Firstly, take your chicken breast, and pop it in a plastic bag, or between two pieces of baking paper. Bash with a rolling pin, to flatten the breast. It will then cook much more evenly. One of the reasons breast can be so tough is by the time you have cooked the inside of the thickest part, the edges are dry and chewy. I had four chicken pieces, so I flattened all four, and left the other two in their bags in the freezer. Being thinner they will also defrost much faster.
For the marinade, mix together:
1/2 cup buttermilk (despite the name, this is actually a low fat product, you could also use plain yogurt)
Grated zest of a lemon
Freshly ground black pepper
Half a chopped chili
1 tsp rosemary finely chopped
Pour this all over the chicken and leave to marinate as long as you like, even an hour will make a difference.
For dressing the chicken after cooking, I made a Basil oil. I took my sad little pile of rescued basil leaves, tore them roughly into pieces, and covered with a little EV olive oil. Let that sit for a while and the oil takes on a delicate basil flavour and fragrance.
While the chicken is marinating, I sliced a couple of Agria potatoes into rounds about 1/2 cm wide, and tossed them in a tablespoon of melted duck fat. I know this sounds decedent, but duck fat is amazing with spuds. I buy it in tins, and decant it into a glass jar, which lasts in the fridge for months and months. Use it for roasting potatoes and you will see what I mean....if you don't have any, or don't want to use animal fats of course olive or plain oil would be fine. Place the potatoes in a layer on a baking sheet and put into an oven heated to 180C for about 45 mins, until they are crispy. I like to serve them sprinkled with parsley
For the salad, I used glorious fresh greens from my vege box delivery and added in some peeled carrot strips, toasted pine nuts and fresh broad beans straight from the pod, then dressed the whole thing with olive oil and a splash of this amazing Chardonnay vinegar. I know, the price is horrific, but it is so wonderful I ekk it out, nothing could taste bad with this splashed all over it........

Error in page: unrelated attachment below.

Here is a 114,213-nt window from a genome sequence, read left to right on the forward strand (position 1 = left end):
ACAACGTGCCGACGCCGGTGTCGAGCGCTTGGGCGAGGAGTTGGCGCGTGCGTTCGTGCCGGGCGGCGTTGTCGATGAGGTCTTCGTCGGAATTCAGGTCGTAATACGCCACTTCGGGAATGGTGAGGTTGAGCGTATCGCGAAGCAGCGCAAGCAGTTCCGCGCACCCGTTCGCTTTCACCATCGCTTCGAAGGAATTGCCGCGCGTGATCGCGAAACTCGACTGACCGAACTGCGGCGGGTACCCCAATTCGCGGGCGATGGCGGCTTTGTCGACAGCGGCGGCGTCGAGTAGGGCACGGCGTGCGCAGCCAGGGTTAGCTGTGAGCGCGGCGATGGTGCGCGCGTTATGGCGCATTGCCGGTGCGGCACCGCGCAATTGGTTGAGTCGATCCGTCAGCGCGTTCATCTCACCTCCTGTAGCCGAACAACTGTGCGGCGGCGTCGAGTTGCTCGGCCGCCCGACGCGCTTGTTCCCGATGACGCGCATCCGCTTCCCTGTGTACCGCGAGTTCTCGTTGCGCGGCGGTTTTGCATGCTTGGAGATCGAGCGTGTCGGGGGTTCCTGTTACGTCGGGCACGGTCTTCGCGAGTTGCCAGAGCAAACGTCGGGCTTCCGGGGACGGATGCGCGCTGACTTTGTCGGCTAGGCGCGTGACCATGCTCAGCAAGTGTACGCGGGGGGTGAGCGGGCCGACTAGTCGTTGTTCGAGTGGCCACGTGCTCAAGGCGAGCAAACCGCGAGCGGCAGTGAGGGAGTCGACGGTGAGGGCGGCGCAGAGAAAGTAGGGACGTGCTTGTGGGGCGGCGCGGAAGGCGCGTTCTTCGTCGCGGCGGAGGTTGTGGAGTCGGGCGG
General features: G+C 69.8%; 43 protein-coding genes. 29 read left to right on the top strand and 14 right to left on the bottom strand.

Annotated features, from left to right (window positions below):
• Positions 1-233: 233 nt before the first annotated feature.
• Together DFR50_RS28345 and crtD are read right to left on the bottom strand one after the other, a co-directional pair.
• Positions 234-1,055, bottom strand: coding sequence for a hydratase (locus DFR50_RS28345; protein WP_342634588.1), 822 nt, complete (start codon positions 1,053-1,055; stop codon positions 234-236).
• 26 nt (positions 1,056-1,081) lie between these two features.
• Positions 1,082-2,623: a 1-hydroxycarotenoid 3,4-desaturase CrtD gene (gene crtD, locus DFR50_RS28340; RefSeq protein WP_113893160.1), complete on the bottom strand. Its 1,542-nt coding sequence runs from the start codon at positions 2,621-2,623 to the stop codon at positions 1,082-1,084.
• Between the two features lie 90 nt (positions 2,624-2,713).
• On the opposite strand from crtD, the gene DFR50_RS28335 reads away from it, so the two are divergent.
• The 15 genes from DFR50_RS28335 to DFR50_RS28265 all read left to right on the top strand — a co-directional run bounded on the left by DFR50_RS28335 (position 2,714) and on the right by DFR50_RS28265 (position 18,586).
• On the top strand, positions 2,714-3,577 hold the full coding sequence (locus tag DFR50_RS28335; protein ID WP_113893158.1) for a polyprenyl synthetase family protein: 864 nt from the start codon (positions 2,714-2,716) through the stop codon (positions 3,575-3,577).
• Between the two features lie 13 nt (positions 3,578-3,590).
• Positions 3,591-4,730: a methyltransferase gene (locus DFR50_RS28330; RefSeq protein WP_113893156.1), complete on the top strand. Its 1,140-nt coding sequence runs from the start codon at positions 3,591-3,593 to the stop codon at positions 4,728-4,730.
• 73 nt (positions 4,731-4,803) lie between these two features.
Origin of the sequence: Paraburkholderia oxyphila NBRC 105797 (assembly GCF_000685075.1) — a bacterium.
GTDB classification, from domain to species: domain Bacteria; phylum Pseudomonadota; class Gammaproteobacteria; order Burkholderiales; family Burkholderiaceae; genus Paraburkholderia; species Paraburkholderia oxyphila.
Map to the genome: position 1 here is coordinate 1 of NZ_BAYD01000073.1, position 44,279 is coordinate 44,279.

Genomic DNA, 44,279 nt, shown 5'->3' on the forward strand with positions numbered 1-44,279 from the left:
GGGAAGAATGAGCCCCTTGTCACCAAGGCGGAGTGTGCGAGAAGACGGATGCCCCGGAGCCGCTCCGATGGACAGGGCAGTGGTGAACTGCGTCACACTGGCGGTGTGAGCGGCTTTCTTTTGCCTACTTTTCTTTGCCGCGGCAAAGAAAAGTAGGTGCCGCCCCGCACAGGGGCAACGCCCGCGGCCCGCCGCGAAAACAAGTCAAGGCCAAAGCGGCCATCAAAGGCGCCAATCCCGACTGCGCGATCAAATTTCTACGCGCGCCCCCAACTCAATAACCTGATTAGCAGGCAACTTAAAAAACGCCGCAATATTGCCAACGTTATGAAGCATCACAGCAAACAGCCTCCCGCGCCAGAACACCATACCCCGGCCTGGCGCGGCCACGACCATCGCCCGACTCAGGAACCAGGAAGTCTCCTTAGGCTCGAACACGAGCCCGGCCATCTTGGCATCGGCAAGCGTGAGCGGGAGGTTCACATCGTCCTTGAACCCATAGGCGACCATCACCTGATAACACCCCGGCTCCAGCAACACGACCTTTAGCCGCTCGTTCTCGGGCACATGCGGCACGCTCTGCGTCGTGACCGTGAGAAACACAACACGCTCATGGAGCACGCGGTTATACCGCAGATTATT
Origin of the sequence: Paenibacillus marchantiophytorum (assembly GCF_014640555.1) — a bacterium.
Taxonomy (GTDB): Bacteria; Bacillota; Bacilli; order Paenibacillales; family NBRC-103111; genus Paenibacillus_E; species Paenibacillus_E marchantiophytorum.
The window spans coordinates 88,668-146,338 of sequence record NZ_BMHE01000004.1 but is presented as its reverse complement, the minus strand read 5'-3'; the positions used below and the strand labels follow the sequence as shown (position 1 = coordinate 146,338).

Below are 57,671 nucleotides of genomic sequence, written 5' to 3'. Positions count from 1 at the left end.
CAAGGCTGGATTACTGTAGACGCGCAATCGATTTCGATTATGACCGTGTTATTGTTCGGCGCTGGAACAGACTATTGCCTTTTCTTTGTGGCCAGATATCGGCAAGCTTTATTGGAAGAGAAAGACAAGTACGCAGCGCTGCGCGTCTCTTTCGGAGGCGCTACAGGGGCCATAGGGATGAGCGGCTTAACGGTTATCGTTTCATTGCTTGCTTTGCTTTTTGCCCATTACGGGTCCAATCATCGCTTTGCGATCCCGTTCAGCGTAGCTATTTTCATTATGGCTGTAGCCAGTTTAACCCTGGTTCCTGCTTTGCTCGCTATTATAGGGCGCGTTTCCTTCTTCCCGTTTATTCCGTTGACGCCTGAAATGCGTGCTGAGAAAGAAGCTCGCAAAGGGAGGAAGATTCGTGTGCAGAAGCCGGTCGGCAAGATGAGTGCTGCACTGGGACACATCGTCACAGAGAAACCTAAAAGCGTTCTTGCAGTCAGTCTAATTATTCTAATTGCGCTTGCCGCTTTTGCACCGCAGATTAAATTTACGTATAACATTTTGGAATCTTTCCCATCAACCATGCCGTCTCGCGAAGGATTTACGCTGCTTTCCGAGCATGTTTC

To cook your chicken, wipe off all the marinade and brush sparingly with oil. I know this seems a little wasteful, but a wet piece of meat will never brown up nicely, and that brown char is where you get a lot of flavour. The marinade has done it's job now anyway.
Season your meat, then either grill, or as I do, use a griddle pan, heated until nearly smoking. Grill each side until it is really well browned, which will also mean the meat will not stick. When it feels firm to the touch it is cooked, so don't keep cooking it just in case! Removed to a warm plate, and let the meat rest for a couple of minutes. Serve it splashed with your basil oil, and a squeeze of lemon juice. The acid in the buttermilk/yogurt tenderizes the meat, ensuring it remains juicy while cooking, try it for yourself, very yum.
I was very excited this week to have a mention on Ele Ludemann's great blog Home Paddock and in her discussion of Food Blogs on the Critical Mass show with Noelle McCarthy on Radio New Zealand. If you would like to have a listen here is the link, the food blog portion starts at about 3.05 minutes. I would do this regardless as I love writing about food and 'stuff', but it is rather nice to hear people appreciate what you do:)